We have all seen how fast the new coronavirus spreads, so researchers are looking for a vaccine, and they’re doing all in their power to find one fast. There are more than 150,000 people in the United States who have died from COVID-19.
Researchers from Emory University are currently working with another team in order to find the vaccine. Their results are positive, but they need to be 100% sure of it, so they need to work more on it. But even if they find a vaccine, it might not really work for everyone.
Apparently, in the US, the idea of the vaccine is “hampered by a vexing epidemic that long preceded Covid-19: obesity.” According to studies, flu, hepatitis B, tetanus, and rabies vaccines are not as effective in obese adults in comparison to the general population. They have reasons to believe that the coronavirus vaccine will be a no different story.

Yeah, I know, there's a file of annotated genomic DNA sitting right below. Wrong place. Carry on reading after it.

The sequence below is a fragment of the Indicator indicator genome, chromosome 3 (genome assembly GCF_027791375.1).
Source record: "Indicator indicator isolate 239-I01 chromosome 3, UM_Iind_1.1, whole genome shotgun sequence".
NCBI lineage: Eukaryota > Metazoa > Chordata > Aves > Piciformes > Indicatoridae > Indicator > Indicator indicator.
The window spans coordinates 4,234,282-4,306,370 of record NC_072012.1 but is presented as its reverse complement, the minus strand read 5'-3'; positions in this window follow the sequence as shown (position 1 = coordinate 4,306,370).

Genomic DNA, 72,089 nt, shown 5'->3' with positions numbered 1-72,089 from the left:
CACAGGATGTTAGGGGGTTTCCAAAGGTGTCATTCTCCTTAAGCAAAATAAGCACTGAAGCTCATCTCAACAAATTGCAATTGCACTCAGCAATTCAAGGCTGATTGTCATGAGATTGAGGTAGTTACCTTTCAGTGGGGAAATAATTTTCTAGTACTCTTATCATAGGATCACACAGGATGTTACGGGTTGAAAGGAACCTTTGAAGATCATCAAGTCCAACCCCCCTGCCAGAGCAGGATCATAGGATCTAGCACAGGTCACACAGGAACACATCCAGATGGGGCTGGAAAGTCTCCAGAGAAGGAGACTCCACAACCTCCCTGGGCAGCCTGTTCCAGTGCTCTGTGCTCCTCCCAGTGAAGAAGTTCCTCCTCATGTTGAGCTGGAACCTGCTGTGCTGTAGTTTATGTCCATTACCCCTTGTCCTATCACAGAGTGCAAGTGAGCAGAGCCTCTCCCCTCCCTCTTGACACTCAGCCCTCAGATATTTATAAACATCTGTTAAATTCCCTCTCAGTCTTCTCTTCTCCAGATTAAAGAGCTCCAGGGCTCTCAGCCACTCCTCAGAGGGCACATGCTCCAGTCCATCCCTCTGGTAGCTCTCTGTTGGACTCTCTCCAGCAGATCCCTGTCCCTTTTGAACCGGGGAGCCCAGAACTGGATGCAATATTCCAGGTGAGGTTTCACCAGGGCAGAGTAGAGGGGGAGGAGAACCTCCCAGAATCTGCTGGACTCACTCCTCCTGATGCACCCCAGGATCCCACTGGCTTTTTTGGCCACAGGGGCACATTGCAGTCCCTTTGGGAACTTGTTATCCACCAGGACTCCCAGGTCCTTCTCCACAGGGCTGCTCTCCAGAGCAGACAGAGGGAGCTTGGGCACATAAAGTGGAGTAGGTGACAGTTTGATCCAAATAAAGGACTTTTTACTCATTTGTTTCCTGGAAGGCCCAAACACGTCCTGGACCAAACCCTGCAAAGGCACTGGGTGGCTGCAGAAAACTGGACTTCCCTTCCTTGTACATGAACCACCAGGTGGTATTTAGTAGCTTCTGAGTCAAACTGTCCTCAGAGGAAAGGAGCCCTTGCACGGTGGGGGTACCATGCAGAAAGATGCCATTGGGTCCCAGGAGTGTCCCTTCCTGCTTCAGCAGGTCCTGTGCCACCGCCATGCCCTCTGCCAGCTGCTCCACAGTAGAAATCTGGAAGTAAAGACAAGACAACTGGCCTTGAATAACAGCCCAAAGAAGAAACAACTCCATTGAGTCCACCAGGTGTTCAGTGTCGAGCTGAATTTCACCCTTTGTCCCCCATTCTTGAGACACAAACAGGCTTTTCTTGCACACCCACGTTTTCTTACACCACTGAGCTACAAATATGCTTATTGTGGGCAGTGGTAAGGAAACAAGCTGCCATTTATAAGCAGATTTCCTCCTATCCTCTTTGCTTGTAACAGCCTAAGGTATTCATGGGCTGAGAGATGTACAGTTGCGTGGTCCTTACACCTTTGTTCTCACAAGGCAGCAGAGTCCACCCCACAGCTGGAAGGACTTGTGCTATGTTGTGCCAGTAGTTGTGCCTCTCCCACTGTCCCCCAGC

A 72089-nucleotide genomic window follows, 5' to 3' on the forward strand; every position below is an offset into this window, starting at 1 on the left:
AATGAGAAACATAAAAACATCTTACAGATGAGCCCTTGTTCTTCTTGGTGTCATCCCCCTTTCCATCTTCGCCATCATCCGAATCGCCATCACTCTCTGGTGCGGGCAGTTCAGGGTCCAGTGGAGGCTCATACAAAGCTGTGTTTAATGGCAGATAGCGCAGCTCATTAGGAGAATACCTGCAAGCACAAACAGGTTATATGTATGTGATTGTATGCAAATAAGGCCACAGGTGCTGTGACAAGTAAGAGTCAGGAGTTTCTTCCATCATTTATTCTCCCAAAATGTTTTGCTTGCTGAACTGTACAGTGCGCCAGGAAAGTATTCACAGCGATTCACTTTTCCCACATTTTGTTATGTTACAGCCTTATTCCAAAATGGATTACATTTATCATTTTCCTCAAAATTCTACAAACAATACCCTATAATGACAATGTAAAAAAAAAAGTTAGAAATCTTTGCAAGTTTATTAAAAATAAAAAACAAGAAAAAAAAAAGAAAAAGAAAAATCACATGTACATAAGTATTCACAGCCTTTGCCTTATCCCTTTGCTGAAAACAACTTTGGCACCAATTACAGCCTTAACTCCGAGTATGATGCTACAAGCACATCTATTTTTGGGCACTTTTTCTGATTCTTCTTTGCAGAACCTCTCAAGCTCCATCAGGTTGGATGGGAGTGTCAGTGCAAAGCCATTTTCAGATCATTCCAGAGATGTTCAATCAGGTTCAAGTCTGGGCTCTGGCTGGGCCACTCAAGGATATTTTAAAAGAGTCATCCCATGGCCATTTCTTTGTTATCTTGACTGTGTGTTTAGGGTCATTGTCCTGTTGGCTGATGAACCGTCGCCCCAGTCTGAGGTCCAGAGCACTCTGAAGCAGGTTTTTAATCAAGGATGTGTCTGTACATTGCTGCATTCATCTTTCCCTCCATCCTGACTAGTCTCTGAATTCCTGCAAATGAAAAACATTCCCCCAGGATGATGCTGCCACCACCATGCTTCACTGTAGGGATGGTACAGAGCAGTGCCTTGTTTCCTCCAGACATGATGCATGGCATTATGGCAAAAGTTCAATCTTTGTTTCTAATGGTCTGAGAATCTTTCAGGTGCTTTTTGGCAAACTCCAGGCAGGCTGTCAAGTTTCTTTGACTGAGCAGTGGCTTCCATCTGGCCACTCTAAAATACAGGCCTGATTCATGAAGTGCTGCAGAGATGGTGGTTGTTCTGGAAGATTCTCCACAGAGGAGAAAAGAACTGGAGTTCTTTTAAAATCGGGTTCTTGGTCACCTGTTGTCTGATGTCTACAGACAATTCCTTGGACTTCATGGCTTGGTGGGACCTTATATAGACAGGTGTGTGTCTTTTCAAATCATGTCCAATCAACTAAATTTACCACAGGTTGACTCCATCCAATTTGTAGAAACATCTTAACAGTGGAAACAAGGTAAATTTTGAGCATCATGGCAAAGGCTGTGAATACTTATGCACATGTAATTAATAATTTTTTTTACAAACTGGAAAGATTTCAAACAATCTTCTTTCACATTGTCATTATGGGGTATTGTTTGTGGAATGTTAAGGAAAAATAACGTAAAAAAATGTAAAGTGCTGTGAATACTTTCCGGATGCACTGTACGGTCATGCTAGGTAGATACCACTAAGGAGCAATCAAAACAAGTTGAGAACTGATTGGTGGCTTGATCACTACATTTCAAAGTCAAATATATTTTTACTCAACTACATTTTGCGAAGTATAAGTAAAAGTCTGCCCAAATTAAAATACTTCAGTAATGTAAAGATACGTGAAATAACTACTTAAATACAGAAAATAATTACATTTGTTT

Raz Shaikh, from the University of North Carolina-Chapel Hill, said, “Will we have a COVID vaccine next year tailored to the obese? No way. Will it still work in the obese? Our prediction is no.”
About 30 to 35% of Georgia’s adults are obese – their BMI (body mass index) is 30 or higher.
Initially, people have been warned that those who are morbidly obese, with a BMI of 40, had the highest risk of having a more severe experience with the virus. Then, the warning applied to people with a BMI of 30 or more.
So how does this affect the vaccine?
According to scientists, “A healthy immune system turns inflammation on and off as needed, calling on white blood cells and sending out proteins to fight infection. Vaccines harness that inflammatory response. But blood tests show that obese people and people with related metabolic risk factors such as high blood pressure and elevated blood sugar levels experience a state of chronic mild inflammation; the inflammation turns on and stays on.”